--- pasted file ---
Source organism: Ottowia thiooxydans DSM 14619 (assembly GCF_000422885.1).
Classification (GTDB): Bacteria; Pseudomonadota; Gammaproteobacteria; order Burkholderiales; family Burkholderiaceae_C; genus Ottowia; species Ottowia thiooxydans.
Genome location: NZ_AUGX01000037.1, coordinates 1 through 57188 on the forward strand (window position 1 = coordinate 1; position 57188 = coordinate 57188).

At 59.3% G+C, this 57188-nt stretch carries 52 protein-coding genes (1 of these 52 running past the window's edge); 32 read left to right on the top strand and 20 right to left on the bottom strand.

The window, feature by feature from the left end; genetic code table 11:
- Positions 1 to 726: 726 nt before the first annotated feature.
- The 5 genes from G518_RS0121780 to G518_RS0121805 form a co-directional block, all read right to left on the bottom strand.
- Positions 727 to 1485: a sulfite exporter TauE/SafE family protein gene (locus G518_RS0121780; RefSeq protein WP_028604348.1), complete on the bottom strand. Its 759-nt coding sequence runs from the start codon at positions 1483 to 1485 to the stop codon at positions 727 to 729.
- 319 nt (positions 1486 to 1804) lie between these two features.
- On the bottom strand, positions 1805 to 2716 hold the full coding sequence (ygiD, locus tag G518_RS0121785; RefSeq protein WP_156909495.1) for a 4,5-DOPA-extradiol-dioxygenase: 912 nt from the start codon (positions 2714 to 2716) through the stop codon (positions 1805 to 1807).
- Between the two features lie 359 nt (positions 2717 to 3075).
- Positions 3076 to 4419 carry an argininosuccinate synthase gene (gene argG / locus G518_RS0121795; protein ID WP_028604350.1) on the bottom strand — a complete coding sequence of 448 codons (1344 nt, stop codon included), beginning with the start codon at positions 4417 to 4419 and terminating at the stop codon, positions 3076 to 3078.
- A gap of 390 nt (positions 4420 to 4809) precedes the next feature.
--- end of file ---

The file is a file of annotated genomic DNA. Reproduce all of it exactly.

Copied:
Source organism: Ottowia thiooxydans DSM 14619 (assembly GCF_000422885.1).
Classification (GTDB): Bacteria; Pseudomonadota; Gammaproteobacteria; order Burkholderiales; family Burkholderiaceae_C; genus Ottowia; species Ottowia thiooxydans.
Genome location: NZ_AUGX01000037.1, coordinates 1 through 57188 on the forward strand (window position 1 = coordinate 1; position 57188 = coordinate 57188).

At 59.3% G+C, this 57188-nt stretch carries 52 protein-coding genes (1 of these 52 running past the window's edge); 32 read left to right on the top strand and 20 right to left on the bottom strand.

The window, feature by feature from the left end; genetic code table 11:
- Positions 1 to 726: 726 nt before the first annotated feature.
- The 5 genes from G518_RS0121780 to G518_RS0121805 form a co-directional block, all read right to left on the bottom strand.
- Positions 727 to 1485: a sulfite exporter TauE/SafE family protein gene (locus G518_RS0121780; RefSeq protein WP_028604348.1), complete on the bottom strand. Its 759-nt coding sequence runs from the start codon at positions 1483 to 1485 to the stop codon at positions 727 to 729.
- 319 nt (positions 1486 to 1804) lie between these two features.
- On the bottom strand, positions 1805 to 2716 hold the full coding sequence (ygiD, locus tag G518_RS0121785; RefSeq protein WP_156909495.1) for a 4,5-DOPA-extradiol-dioxygenase: 912 nt from the start codon (positions 2714 to 2716) through the stop codon (positions 1805 to 1807).
- Between the two features lie 359 nt (positions 2717 to 3075).
- Positions 3076 to 4419 carry an argininosuccinate synthase gene (gene argG / locus G518_RS0121795; protein ID WP_028604350.1) on the bottom strand — a complete coding sequence of 448 codons (1344 nt, stop codon included), beginning with the start codon at positions 4417 to 4419 and terminating at the stop codon, positions 3076 to 3078.
- A gap of 390 nt (positions 4420 to 4809) precedes the next feature.